Hmm. What would the evolution that led to bats look like? [while I was searching for more of a sequence of animals between some ancestor rodent and the modern day bat, this Wikipedia article gives a partial answer][This article is more the angle I was looking for, and so apparently there are mostly just theories]
Lol. WTF. A structure mostly made of ants...
Do ants have a hive mind? [various search results say yes, and liken the collection of ants to a human brain, where each individual ant is a neuron and the signal between ants are pheromones (the equivalent of electrical signals between neurons)]
What makes it so that the striated caracara (Johnny rook) doesn't attack an adult?
What is the expected life expectancy of a colony?
How simple. Raise the young for a while, and then leave them.
Wow. Possibly 10 years until returning to shore

S1E3 Race to Survive
Yikes. Crazy bloodshot eyes.
Watching the pronghorn, I felt like expanding my thoughts regarding the living Earth. Animals migrations are no doubt amazing, but can be likened to blood passing through the body. That is, it seems natural to view the animals as being alive and the ones making the trip. However, one can instead view the Earth as being alive with natural pathways which its inhabitants must follow. That was a great sound as the pronghorn escaped the fence.
Poor foal. Doesn't understand the situation. (Certainly there's some dramatization imparted by the narrator, but it's still sad)
Huh. One of them had a third tooth.
What do walruses primarily use their tusks for? ["Walruses use their tusks to haul themselves out of the water and onto the sea ice. Their tusks are also used for keeping breathing holes open in the ice, fighting with other walruses, and for defence against predators" "The main role of the tusks, however, is a social one. Walruses use them in their herd for dominance and mating displays."]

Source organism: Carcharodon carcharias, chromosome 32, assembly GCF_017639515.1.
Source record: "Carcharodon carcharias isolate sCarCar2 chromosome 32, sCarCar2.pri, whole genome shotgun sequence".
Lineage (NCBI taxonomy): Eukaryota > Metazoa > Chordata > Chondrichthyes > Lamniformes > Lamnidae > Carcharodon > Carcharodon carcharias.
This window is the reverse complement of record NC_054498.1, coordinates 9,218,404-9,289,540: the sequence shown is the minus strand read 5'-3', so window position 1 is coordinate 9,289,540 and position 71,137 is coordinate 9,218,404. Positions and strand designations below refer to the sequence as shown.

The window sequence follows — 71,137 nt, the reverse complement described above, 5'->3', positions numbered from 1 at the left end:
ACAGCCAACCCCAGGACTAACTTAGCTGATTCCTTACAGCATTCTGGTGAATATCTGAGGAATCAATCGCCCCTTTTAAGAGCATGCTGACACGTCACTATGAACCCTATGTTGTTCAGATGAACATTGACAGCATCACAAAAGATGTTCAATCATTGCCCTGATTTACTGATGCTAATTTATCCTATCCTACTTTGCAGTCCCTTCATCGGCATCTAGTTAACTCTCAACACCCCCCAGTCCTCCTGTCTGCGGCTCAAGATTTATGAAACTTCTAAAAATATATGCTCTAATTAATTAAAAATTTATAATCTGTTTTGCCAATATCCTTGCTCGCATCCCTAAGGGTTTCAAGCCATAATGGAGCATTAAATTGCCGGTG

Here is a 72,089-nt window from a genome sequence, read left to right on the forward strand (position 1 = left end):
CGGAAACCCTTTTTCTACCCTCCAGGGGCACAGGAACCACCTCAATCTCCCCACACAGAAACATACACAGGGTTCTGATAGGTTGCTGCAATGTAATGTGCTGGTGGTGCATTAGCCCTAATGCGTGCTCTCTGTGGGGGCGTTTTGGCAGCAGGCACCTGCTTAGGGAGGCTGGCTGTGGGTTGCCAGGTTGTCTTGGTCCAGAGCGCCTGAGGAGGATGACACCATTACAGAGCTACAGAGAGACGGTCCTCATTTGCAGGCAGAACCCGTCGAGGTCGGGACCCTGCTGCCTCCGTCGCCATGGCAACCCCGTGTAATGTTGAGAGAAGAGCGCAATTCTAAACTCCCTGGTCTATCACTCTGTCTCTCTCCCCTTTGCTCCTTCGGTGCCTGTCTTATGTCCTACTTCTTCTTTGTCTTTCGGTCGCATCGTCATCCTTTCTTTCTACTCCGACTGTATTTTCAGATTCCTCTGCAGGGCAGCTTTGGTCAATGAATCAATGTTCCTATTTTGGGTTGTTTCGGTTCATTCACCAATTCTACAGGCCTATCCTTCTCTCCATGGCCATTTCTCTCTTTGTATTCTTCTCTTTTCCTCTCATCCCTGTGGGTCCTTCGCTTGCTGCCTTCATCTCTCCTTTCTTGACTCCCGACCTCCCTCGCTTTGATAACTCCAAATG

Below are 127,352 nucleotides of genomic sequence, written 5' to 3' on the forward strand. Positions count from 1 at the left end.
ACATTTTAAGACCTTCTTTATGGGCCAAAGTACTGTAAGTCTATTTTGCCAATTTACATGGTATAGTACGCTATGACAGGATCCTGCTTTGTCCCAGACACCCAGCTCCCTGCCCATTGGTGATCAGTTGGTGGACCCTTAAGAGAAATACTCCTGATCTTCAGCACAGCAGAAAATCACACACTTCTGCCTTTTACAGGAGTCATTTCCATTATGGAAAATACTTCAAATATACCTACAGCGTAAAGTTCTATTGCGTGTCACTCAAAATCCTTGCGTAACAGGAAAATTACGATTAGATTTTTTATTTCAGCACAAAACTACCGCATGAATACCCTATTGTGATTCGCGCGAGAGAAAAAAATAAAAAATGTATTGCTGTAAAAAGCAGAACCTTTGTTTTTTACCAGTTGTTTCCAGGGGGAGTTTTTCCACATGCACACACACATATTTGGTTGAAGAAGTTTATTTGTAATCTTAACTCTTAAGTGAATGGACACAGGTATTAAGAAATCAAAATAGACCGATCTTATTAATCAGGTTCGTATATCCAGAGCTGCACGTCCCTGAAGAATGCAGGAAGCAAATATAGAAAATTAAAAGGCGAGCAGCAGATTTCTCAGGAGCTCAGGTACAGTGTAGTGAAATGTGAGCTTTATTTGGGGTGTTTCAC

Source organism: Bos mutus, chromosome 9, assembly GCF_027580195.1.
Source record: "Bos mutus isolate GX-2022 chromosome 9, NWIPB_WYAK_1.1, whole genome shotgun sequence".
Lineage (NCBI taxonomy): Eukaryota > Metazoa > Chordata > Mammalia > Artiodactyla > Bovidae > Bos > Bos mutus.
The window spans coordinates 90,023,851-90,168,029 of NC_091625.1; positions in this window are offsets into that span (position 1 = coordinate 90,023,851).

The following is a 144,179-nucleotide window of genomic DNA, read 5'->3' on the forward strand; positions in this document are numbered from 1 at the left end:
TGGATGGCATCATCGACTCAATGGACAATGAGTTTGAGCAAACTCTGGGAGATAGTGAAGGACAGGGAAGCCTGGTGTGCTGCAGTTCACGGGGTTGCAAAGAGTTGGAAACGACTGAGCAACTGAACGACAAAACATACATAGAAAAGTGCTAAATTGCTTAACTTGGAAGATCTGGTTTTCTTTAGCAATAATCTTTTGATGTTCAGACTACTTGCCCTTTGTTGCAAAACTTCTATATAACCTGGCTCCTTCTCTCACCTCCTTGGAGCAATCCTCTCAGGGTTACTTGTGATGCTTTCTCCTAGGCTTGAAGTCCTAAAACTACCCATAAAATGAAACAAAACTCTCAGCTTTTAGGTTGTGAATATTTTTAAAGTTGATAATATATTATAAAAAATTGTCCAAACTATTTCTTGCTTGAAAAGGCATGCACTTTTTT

Huh. The scavengers would be offended. "The father herds his son away from the awful spectacle"

S1E4 Feast or Famine
Two years in the womb (elephant)
Why does it just have a bite taken out of it. Why wouldn't the shark be able to completely feast on the entire elephant seal?
I was thinking if the entire seal will be eaten or not. But I recall that uneaten pieces will float to the bottom of the ocean where other creatures will feed on the remains
Interesting. What distinguishes two distinct species, the Golden Jellyfish and the algae growing on them, versus being one?
The elephant honor the dead newborn.
Is there a reasons the elephant families would join up and travel together?

S1E5 Science of Great Migrations
1a: I'm not sure I understand. Why do they have to find the butterflies by plane, only to later go out and look by car.
1a: Ooo. I love it. Superorganism
1a: Wow. That's amazing. The randomness making it harder for the lion to find them.

Watched 20101127 (Netflix, Instant)
Watched 20230117 (Disney+)
National Geographic: Great Migration (2010)